The timeline of engagements varies as well. Typically, preparation before an assignment itself might take a day or two before even making an attempt at entry, Pritchard said.

Pritchard said he will first perform online research about companies. That includes making social engineering phone calls and gaining physical reconnaissance of the site from the outside. “I perform a lot of OSINT (Open Source Intelligence) to gather as much information about the company and target location as possible,” he told Threatpost. “I also perform recon on site before attempting entry.”

Social media is one way to perform social engineering. In fact, lax security training for company interns – coupled with the attachment of Generation Z to social media – is providing a lucrative opportunity for hackers to collect social engineering information about offices, such as office layout, company data, and even badge information, researchers have said.

Physical reconnaissance includes actually going to the office buildings of the client and scoping out organizations’ lay of the land itself. Things he looks for are the office building’s layout and noting what different companies are on different floors. Secondly, he notes the use of surveillance cameras in buildings and access controls on doors. Then he observes the employees, paying attention to the ID badges that employees are wearing in the building’s front entrance.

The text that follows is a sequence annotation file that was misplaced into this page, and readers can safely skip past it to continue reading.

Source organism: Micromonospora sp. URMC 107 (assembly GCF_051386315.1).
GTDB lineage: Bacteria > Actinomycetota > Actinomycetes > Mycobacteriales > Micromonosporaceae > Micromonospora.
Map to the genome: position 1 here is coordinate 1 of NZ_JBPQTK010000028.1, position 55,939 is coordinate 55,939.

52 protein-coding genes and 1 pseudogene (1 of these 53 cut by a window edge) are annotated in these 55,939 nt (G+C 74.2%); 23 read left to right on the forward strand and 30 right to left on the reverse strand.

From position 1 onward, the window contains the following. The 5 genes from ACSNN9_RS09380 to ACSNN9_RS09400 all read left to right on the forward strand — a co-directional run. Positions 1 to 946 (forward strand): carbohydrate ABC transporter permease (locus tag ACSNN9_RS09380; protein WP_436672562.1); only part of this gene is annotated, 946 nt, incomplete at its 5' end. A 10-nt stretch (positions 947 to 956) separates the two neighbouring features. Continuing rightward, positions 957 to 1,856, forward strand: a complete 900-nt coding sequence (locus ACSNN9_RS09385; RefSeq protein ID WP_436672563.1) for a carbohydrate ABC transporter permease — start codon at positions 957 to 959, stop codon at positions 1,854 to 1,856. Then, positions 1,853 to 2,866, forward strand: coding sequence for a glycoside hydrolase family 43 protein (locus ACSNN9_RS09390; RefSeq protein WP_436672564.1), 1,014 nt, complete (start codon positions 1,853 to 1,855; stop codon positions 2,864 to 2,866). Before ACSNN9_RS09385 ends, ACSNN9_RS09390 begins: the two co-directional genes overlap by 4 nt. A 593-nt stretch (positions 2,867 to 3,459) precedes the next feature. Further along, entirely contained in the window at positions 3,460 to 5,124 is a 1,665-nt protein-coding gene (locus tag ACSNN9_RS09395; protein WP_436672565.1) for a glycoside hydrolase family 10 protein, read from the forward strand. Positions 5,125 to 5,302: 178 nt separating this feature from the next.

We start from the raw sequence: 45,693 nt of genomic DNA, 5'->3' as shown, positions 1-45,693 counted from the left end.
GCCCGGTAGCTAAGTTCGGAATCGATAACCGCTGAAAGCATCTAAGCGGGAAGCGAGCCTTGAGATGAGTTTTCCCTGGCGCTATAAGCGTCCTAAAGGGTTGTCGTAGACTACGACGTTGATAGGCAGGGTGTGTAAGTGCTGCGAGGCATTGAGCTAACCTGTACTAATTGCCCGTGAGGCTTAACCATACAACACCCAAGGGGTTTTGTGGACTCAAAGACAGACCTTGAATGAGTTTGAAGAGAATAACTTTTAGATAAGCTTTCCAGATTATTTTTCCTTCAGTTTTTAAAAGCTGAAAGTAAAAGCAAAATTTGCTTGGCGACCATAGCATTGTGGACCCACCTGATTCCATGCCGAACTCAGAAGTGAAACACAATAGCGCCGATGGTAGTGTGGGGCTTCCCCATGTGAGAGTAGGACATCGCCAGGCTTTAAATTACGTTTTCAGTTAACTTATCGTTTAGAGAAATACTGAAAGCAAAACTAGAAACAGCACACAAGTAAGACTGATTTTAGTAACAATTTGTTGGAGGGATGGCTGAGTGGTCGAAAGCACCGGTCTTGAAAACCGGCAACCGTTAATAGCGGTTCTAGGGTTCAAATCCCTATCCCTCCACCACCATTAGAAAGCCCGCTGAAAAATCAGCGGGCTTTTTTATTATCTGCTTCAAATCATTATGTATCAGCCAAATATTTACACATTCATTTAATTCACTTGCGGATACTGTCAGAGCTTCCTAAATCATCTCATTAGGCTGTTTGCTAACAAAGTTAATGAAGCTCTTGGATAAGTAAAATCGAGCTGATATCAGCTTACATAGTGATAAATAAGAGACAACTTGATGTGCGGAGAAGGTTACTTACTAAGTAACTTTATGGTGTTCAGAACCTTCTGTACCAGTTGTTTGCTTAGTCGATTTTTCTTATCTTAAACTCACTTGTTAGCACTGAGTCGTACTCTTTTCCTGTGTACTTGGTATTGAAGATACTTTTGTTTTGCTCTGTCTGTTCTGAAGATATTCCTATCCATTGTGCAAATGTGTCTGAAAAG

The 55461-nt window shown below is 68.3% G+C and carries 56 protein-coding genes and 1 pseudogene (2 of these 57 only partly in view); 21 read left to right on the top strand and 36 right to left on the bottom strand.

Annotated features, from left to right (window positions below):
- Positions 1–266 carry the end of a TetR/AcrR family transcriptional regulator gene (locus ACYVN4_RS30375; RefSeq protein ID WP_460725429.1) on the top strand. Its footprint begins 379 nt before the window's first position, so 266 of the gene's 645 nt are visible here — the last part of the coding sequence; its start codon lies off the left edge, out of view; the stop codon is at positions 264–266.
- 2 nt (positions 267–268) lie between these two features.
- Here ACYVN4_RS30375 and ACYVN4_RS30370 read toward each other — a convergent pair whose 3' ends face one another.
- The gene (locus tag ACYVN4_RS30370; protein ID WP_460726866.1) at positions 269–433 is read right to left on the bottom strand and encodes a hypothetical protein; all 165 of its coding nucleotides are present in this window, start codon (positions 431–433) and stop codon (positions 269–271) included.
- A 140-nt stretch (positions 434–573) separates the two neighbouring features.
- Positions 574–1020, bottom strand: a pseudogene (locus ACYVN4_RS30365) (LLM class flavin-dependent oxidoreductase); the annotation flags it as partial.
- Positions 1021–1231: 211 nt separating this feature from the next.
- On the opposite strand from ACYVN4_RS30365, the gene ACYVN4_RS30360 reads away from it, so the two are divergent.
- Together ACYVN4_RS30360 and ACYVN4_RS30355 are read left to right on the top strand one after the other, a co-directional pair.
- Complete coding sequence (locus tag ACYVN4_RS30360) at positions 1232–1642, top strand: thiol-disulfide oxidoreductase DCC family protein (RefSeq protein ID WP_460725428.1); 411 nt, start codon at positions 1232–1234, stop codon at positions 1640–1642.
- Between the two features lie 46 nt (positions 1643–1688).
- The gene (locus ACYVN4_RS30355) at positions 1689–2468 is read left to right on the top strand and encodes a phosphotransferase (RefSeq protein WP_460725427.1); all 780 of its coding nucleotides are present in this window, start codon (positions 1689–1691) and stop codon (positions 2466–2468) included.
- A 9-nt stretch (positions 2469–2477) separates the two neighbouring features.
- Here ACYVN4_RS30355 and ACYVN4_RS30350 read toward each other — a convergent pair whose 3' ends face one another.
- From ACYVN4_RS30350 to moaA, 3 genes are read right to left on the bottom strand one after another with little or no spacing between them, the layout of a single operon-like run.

In addition, Pritchard said he will scope out other observations that may be helpful, including employee dress styles (so that he can make sure to fit in with other employees) as well as other small details like the smoking spot around a building.

After researching the company and getting a lay of the land, Pritchard’s next task is to prepare for the entry itself. That includes practicing a pretext – the designated role that he will be pretending to be when entering the engagement. “It could be something as saying to yourself, ‘Hi, I’m Leon from the network team, I’m here to make the internet faster,’ to something much more complex.”

Nerves before an assignment are “natural” as well, said Pritchard – including feelings of self-doubt and questioning whether the approach will work.

The entry into buildings itself can vary from picking locks to sneaking in through already-open doors into offices. In terms of the “weak points” in security for an office building, “The biggest breakdown is usually between the building front desk and the client office: processes that are supposed to prevent unauthorised people entering aren’t enforced,” he told Threatpost. “This is particularly problematic where the client uses an office in a shared building – it’s harder to enforce controls where the front desk doesn’t work directly for your organisation. It’s also a larger problem in regional and overseas office, where there are often fewer controls and fewer people, yet just the same access to the corporate network.”